Diamond Polish: What You Need To Know

Brilliant Cut Diamond Ring
Brilliant Cut Diamond Ring

The finish of the diamond has two important attributes which are Symmetry and Polish. Polishing of the diamond occurs after the diamond has been cut and faceted. It is this process that gives the shine and the smoothness that we see to diamonds. If the polish is not done well then it can severely affect the sparkle of an otherwise perfect brilliant cut diamond engagement ring. We shall be taking a brief look at the blemishes and the various grades of polishing that you need to be aware of.

The Various Grades Of Diamond Polish 

Similar to the Symmetry Scale, there is a Polish Scale too. The polish lines together with other blemishes, visible on the surface of a diamond decides its grade.

Excellent

This is the grade for when there are no blemishes and polish lines are at 10 x magnifications. In diamonds of this grade, light can enter and exit the stone without affecting its sparkle or brilliance.

Very good

This grade includes the visibility of minute polish lines and blemishes that may have little to no impact on the sparkle of the diamond. Even with its flaws, diamonds in this grade can be called as an excellent cut grade.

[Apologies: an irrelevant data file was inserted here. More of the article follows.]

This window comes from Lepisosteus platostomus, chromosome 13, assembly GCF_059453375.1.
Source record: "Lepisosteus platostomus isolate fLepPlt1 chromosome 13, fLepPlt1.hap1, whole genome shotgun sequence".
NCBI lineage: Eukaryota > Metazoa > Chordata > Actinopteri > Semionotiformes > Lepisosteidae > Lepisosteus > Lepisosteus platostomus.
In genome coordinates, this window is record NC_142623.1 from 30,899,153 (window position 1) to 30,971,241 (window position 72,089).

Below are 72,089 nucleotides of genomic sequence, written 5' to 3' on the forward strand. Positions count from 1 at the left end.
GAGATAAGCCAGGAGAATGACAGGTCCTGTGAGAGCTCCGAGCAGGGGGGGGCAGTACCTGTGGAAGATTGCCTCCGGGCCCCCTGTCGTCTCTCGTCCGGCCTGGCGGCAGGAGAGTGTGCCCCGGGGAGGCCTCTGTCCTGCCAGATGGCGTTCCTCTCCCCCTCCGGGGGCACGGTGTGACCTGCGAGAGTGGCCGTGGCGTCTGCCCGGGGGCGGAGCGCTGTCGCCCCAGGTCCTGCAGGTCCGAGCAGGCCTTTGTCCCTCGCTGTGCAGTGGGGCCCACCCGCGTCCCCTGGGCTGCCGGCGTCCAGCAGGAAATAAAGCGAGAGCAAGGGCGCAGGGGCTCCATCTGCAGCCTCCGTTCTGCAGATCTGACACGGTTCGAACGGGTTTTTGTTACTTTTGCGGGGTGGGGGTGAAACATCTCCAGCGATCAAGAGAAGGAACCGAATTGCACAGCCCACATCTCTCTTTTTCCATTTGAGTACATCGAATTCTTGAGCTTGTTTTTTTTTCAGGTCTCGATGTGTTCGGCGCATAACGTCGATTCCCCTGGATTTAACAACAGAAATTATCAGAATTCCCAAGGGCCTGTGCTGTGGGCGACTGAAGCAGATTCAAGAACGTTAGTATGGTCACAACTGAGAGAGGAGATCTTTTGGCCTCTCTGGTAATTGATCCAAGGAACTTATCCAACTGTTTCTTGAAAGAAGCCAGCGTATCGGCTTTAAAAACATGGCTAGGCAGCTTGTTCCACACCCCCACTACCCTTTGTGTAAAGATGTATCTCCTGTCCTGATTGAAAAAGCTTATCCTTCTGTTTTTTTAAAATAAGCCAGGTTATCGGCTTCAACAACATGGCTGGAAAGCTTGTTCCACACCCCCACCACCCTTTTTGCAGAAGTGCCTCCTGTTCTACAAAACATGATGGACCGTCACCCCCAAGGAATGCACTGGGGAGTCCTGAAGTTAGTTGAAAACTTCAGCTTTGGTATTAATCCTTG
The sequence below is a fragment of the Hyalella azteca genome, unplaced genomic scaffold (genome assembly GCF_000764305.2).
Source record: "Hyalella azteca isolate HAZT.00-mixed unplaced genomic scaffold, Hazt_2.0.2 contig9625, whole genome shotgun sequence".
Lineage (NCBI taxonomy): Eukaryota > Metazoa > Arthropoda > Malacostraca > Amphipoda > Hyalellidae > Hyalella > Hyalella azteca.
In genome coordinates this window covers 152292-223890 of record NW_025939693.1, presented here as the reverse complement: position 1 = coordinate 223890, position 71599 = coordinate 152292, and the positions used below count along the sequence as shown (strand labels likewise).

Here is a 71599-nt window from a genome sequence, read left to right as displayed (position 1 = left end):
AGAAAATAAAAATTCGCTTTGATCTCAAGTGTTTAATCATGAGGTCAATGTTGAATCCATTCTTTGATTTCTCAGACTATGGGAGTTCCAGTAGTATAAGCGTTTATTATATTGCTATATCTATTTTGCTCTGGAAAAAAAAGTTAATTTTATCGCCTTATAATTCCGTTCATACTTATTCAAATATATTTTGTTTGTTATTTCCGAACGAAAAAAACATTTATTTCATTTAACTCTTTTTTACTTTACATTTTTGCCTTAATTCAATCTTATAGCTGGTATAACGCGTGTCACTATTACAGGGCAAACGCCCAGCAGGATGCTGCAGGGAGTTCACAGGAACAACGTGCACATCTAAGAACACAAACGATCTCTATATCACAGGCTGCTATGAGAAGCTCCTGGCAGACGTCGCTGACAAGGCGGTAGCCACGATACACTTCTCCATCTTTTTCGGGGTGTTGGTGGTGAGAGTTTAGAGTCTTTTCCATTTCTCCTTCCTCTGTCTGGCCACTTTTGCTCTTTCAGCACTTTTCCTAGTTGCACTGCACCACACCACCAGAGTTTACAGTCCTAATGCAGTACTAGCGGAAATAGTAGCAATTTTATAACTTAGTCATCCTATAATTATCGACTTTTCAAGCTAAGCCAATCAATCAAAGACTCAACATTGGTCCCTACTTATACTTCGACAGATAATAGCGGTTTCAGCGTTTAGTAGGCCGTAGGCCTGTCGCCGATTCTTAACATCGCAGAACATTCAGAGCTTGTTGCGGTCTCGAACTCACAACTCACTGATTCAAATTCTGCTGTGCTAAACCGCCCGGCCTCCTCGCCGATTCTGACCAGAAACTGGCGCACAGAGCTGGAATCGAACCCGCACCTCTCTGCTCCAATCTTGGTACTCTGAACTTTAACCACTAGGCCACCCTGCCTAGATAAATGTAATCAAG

Good

This is the grade for when there are visible polish lines and blemishes when viewed under a 10 x magnification. There is an effect on the sparkle and the brilliance of the diamond because the light is not able to perfectly enter the diamond and exit it. This grade can utmostly earn a very good grade.

Fair And Poor 

This is the grade when there are noticeable finishing errors and marks in the form of blemishes and polish lines. There is an effect on the light performance, and it vastly reduces the diamond’s ability to sparkle and shine. This results in a poor brilliant cut diamond ring.

Examples Of Polish Lines

  • Polish lines: these are the small groves that are located on the facets that are the results of diamond polishing. There is a difference from the surface graining as they don’t cross the facet junctions.
  • Nick: this is the chip or notch in the diamond surface that doesn’t have depth.
  • Extra facet: while manufacturing, they add an extra facet to remove inclusions.
  • Pit: this is a tiny white spot which is generally observed on the skin of the diamond. It resembles a white dot.
  • Abrasions: these are the small micks and cuts at the facet junctions, which is a result of the wear and tear.

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